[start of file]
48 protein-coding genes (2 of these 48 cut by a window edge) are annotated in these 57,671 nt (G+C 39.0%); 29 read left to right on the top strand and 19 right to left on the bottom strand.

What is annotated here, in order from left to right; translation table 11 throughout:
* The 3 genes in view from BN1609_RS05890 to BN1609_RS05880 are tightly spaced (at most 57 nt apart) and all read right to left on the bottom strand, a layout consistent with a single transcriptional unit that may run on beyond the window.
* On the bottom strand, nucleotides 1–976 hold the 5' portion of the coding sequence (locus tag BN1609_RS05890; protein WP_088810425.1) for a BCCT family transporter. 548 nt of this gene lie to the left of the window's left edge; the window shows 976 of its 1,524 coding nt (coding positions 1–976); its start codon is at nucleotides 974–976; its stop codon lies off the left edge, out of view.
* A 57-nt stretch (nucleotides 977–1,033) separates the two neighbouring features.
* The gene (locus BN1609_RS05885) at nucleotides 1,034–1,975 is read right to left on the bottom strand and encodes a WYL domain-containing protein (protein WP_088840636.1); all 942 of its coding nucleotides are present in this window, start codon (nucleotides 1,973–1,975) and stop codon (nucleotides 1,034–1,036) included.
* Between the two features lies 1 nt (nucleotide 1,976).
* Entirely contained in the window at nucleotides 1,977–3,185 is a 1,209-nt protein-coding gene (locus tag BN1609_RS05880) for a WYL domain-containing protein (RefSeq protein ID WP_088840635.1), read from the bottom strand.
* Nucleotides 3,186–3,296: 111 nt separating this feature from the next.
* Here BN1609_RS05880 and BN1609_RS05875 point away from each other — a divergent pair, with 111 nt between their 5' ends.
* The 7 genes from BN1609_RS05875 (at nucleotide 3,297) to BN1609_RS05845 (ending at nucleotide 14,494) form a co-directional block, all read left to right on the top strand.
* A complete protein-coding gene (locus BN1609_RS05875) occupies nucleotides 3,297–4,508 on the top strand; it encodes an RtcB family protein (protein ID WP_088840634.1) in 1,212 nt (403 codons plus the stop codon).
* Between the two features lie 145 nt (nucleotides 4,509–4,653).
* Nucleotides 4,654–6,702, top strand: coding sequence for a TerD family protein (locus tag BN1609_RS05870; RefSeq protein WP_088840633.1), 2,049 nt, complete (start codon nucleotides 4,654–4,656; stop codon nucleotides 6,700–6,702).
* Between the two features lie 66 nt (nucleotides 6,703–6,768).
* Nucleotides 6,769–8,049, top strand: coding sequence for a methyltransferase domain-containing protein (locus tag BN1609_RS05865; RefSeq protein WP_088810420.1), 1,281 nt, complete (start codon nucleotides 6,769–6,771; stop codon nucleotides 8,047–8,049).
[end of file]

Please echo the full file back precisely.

48 protein-coding genes (2 of these 48 cut by a window edge) are annotated in these 57,671 nt (G+C 39.0%); 29 read left to right on the top strand and 19 right to left on the bottom strand.

What is annotated here, in order from left to right; translation table 11 throughout:
* The 3 genes in view from BN1609_RS05890 to BN1609_RS05880 are tightly spaced (at most 57 nt apart) and all read right to left on the bottom strand, a layout consistent with a single transcriptional unit that may run on beyond the window.
* On the bottom strand, nucleotides 1–976 hold the 5' portion of the coding sequence (locus tag BN1609_RS05890; protein WP_088810425.1) for a BCCT family transporter. 548 nt of this gene lie to the left of the window's left edge; the window shows 976 of its 1,524 coding nt (coding positions 1–976); its start codon is at nucleotides 974–976; its stop codon lies off the left edge, out of view.
* A 57-nt stretch (nucleotides 977–1,033) separates the two neighbouring features.
* The gene (locus BN1609_RS05885) at nucleotides 1,034–1,975 is read right to left on the bottom strand and encodes a WYL domain-containing protein (protein WP_088840636.1); all 942 of its coding nucleotides are present in this window, start codon (nucleotides 1,973–1,975) and stop codon (nucleotides 1,034–1,036) included.
* Between the two features lies 1 nt (nucleotide 1,976).
* Entirely contained in the window at nucleotides 1,977–3,185 is a 1,209-nt protein-coding gene (locus tag BN1609_RS05880) for a WYL domain-containing protein (RefSeq protein ID WP_088840635.1), read from the bottom strand.
* Nucleotides 3,186–3,296: 111 nt separating this feature from the next.
* Here BN1609_RS05880 and BN1609_RS05875 point away from each other — a divergent pair, with 111 nt between their 5' ends.
* The 7 genes from BN1609_RS05875 (at nucleotide 3,297) to BN1609_RS05845 (ending at nucleotide 14,494) form a co-directional block, all read left to right on the top strand.
* A complete protein-coding gene (locus BN1609_RS05875) occupies nucleotides 3,297–4,508 on the top strand; it encodes an RtcB family protein (protein ID WP_088840634.1) in 1,212 nt (403 codons plus the stop codon).
* Between the two features lie 145 nt (nucleotides 4,509–4,653).
* Nucleotides 4,654–6,702, top strand: coding sequence for a TerD family protein (locus tag BN1609_RS05870; RefSeq protein WP_088840633.1), 2,049 nt, complete (start codon nucleotides 4,654–4,656; stop codon nucleotides 6,700–6,702).
* Between the two features lie 66 nt (nucleotides 6,703–6,768).
* Nucleotides 6,769–8,049, top strand: coding sequence for a methyltransferase domain-containing protein (locus tag BN1609_RS05865; RefSeq protein WP_088810420.1), 1,281 nt, complete (start codon nucleotides 6,769–6,771; stop codon nucleotides 8,047–8,049).